New trials have confirmed the benefits of using seaweed extract based bio-stimulants to improve rooting and reduce stress in oilseed rape.
The most effective programme produced a 0.8t/ha (27%) yield response and a 0.2t/ha (16%) increase in total oil yield from autumn and spring use of Maxicrop Triple.
Based on oilseed rape at current farm values (£390/t) this yield improvement alone would be worth an extra £285/ha after the cost of treatment.
According to Maxicrop UK’s Mike Garner, while a range of factors are probably at play, the response is probably due to better rooting in difficult conditions and then the resultant improvement in spring and summer growth.
“Oilseed rape typically sets a very strong tap root, but is often slow to produce fine, secondary roots after emergence,” he says.
“This effect is often exacerbated in difficult autumns like 2011 and without these fibrous roots the plant’s ability to take up nutrients and moisture later on in the season is restricted.”
Mr Garner also points out that poor rooting often leads to poor establishment with poor ground cover, leaving the crop open to greater attack by pigeons and more susceptible to winter kill.
The independent trials – conducted by NDSM Ltd in 2011-12 – for the first time bolted on an autumn application at the 3-5 leaf stage of the crop to a tried and tested spring application commonly timed at stem extension.
This two pronged spray approach increased yield in the trial variety, Compass, grown on stress prone light land from 2.7 to 3.5t/ha.
While analyses of root or shoot biomass were not taken, measurements of boron in plant tissues confirmed better nutrient uptake potential of the Maxicrop Triple treated plants.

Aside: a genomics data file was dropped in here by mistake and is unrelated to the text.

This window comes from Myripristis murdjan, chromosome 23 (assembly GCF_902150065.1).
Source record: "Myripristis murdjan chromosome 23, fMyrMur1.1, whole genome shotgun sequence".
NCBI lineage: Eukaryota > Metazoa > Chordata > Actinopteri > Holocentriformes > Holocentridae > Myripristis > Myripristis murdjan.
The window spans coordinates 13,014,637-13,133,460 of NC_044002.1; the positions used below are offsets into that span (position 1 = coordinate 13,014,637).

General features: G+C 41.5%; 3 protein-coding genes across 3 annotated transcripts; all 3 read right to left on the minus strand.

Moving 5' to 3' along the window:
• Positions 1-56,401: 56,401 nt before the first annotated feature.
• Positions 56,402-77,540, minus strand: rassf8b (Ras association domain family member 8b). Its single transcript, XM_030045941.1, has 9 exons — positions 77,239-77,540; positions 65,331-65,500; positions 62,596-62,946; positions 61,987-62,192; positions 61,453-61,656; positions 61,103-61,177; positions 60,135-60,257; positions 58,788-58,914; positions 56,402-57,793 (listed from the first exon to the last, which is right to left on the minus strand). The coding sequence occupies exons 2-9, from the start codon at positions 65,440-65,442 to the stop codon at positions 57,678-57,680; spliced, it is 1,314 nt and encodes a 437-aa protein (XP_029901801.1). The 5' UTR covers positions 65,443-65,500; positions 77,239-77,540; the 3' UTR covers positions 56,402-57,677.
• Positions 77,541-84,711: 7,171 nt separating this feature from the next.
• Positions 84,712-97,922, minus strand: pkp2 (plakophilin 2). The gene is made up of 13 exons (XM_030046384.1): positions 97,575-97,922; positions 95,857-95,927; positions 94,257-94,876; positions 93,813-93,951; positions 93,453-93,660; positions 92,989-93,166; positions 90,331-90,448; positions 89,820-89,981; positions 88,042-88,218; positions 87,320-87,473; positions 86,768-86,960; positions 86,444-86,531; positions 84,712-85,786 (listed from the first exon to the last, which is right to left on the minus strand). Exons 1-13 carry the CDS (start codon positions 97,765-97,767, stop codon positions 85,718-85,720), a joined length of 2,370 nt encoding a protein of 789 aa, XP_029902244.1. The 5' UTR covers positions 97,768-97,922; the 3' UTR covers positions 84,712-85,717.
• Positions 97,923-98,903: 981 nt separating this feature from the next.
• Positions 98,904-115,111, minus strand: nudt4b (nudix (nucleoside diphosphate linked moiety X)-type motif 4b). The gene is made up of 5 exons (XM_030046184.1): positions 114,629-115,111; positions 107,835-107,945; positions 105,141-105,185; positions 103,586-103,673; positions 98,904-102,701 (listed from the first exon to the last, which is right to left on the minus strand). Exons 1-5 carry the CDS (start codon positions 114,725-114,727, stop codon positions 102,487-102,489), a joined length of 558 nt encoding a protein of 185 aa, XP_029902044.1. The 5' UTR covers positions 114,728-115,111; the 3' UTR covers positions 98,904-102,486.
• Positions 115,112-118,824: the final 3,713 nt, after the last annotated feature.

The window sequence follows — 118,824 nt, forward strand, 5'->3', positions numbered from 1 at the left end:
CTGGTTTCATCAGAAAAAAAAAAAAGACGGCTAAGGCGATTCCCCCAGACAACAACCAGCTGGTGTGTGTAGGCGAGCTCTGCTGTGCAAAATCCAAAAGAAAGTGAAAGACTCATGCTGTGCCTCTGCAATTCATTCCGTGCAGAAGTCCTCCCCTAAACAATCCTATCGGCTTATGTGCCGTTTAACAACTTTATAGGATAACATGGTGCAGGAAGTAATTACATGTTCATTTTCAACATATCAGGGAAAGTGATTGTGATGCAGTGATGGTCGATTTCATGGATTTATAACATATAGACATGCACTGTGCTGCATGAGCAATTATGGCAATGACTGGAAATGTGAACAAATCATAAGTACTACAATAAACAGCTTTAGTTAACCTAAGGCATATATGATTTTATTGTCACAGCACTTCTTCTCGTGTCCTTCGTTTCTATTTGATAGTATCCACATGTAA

Levels in plant tissue in the spring ranged from 8-20% higher. “Treated crops were better able to scavenge more boron from the soil and effectively use it to fuel growth,” says Mr Garner.
“We have seen the benefits of a spring application of Maxicrop Triple in the past but this trial shows that the product can help improve early emergence and then maintain growth over a contrasting season.
“Fundamental research has shown that specific carbohydrates in our seaweed extracts serve as a source of food for beneficial and benign soil bacteria, resulting in a large increase in microbe numbers,” he points out.
“These microbes help improve nutrient turn-over leading to a significantly larger root mass and the increased bacterial population can also both physically exclude and compete with potential plant pathogenic soil fungi.
“In addition, soil and foliar application of Maxicrop Triple has been shown in University Research to result in greater maintenance of chlorophyll, leading to greener plants.
“This is, in part, due to a complex family of different betaines in the seaweed extract, which help reduce natural damage to the photosynthetic process.
“The practical benefits of these principle effects within the plant are to minimise some of the stresses imposed on the crop during key periods of growth and hence to keep the crop on course for high yields.
“Our advice to growers this year is to utilise Maxicrop Triple at 2-3l/ha both in the autumn and then in the spring, tank mixed with standard fungicides to counteract the varied stresses that curtail crop potential at these stages.
“While crops now have sufficient moisture to encourage early growth, many, particularly in the north, are drilled late and these will need all the help they can get to make up for the delay.”
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